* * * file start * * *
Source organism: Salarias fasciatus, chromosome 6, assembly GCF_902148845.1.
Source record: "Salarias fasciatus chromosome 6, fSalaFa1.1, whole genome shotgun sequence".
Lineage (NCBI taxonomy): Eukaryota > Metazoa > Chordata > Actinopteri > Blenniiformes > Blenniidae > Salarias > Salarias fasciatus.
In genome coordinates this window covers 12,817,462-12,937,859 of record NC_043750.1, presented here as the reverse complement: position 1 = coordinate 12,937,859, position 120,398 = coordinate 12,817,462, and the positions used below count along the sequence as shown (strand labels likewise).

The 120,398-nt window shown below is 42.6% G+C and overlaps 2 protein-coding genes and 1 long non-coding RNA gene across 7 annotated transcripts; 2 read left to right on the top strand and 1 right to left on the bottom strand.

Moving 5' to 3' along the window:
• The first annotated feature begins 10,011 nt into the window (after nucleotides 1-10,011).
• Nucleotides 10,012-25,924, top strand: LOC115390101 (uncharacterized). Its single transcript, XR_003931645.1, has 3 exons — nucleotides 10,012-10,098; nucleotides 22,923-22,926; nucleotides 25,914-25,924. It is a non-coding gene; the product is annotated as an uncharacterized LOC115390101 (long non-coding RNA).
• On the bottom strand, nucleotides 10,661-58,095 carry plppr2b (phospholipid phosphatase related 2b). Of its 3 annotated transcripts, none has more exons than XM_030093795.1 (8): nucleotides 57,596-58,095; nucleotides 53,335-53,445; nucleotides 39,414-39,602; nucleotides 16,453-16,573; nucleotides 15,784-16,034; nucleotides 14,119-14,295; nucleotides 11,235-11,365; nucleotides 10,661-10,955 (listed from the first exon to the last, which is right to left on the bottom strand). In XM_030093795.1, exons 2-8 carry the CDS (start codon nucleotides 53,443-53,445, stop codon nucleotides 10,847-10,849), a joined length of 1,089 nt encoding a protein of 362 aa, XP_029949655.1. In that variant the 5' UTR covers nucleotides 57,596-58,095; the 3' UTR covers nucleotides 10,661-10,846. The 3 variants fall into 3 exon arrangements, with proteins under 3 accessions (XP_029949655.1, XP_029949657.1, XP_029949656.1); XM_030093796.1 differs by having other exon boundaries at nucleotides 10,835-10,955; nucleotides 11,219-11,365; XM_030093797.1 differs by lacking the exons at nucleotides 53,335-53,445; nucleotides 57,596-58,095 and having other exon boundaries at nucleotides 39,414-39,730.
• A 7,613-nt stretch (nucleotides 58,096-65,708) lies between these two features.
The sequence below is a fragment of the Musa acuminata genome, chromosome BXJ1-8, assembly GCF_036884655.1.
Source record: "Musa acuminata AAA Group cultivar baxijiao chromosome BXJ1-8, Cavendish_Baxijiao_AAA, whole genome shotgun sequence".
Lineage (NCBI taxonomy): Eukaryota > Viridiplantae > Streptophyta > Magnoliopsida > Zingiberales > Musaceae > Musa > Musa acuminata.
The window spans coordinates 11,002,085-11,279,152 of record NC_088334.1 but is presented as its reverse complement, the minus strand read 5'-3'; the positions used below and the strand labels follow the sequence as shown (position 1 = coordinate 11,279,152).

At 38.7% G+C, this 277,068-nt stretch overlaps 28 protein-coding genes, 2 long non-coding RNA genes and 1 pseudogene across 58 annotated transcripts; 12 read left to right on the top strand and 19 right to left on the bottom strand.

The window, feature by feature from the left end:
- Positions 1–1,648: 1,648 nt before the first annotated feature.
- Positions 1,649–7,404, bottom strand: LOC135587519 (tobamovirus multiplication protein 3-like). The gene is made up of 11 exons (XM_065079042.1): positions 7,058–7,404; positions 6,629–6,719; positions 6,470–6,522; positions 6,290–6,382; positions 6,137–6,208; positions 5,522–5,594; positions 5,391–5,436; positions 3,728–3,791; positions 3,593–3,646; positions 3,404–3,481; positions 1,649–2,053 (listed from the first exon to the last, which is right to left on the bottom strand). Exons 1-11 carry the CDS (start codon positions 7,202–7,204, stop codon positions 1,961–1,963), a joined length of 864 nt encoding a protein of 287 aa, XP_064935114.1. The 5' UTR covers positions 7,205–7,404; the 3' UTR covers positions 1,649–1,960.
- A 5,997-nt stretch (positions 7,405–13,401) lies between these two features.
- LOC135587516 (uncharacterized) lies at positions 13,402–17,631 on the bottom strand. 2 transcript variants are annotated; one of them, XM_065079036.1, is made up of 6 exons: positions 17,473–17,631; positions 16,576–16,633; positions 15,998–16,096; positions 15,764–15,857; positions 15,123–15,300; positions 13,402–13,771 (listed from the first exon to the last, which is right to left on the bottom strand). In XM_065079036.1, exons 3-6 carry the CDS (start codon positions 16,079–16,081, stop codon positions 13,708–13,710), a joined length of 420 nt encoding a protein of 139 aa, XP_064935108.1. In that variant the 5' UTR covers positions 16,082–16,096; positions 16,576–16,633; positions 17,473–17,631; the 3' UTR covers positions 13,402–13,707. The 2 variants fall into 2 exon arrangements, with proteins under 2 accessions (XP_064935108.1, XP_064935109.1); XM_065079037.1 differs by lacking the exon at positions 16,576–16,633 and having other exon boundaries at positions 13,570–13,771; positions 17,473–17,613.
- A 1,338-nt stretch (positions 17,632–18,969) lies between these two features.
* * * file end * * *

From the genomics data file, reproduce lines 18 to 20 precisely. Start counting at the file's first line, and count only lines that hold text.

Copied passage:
- Positions 1,649–7,404, bottom strand: LOC135587519 (tobamovirus multiplication protein 3-like). The gene is made up of 11 exons (XM_065079042.1): positions 7,058–7,404; positions 6,629–6,719; positions 6,470–6,522; positions 6,290–6,382; positions 6,137–6,208; positions 5,522–5,594; positions 5,391–5,436; positions 3,728–3,791; positions 3,593–3,646; positions 3,404–3,481; positions 1,649–2,053 (listed from the first exon to the last, which is right to left on the bottom strand). Exons 1-11 carry the CDS (start codon positions 7,202–7,204, stop codon positions 1,961–1,963), a joined length of 864 nt encoding a protein of 287 aa, XP_064935114.1. The 5' UTR covers positions 7,205–7,404; the 3' UTR covers positions 1,649–1,960.
- A 5,997-nt stretch (positions 7,405–13,401) lies between these two features.
- LOC135587516 (uncharacterized) lies at positions 13,402–17,631 on the bottom strand. 2 transcript variants are annotated; one of them, XM_065079036.1, is made up of 6 exons: positions 17,473–17,631; positions 16,576–16,633; positions 15,998–16,096; positions 15,764–15,857; positions 15,123–15,300; positions 13,402–13,771 (listed from the first exon to the last, which is right to left on the bottom strand). In XM_065079036.1, exons 3-6 carry the CDS (start codon positions 16,079–16,081, stop codon positions 13,708–13,710), a joined length of 420 nt encoding a protein of 139 aa, XP_064935108.1. In that variant the 5' UTR covers positions 16,082–16,096; positions 16,576–16,633; positions 17,473–17,631; the 3' UTR covers positions 13,402–13,707. The 2 variants fall into 2 exon arrangements, with proteins under 2 accessions (XP_064935108.1, XP_064935109.1); XM_065079037.1 differs by lacking the exon at positions 16,576–16,633 and having other exon boundaries at positions 13,570–13,771; positions 17,473–17,613.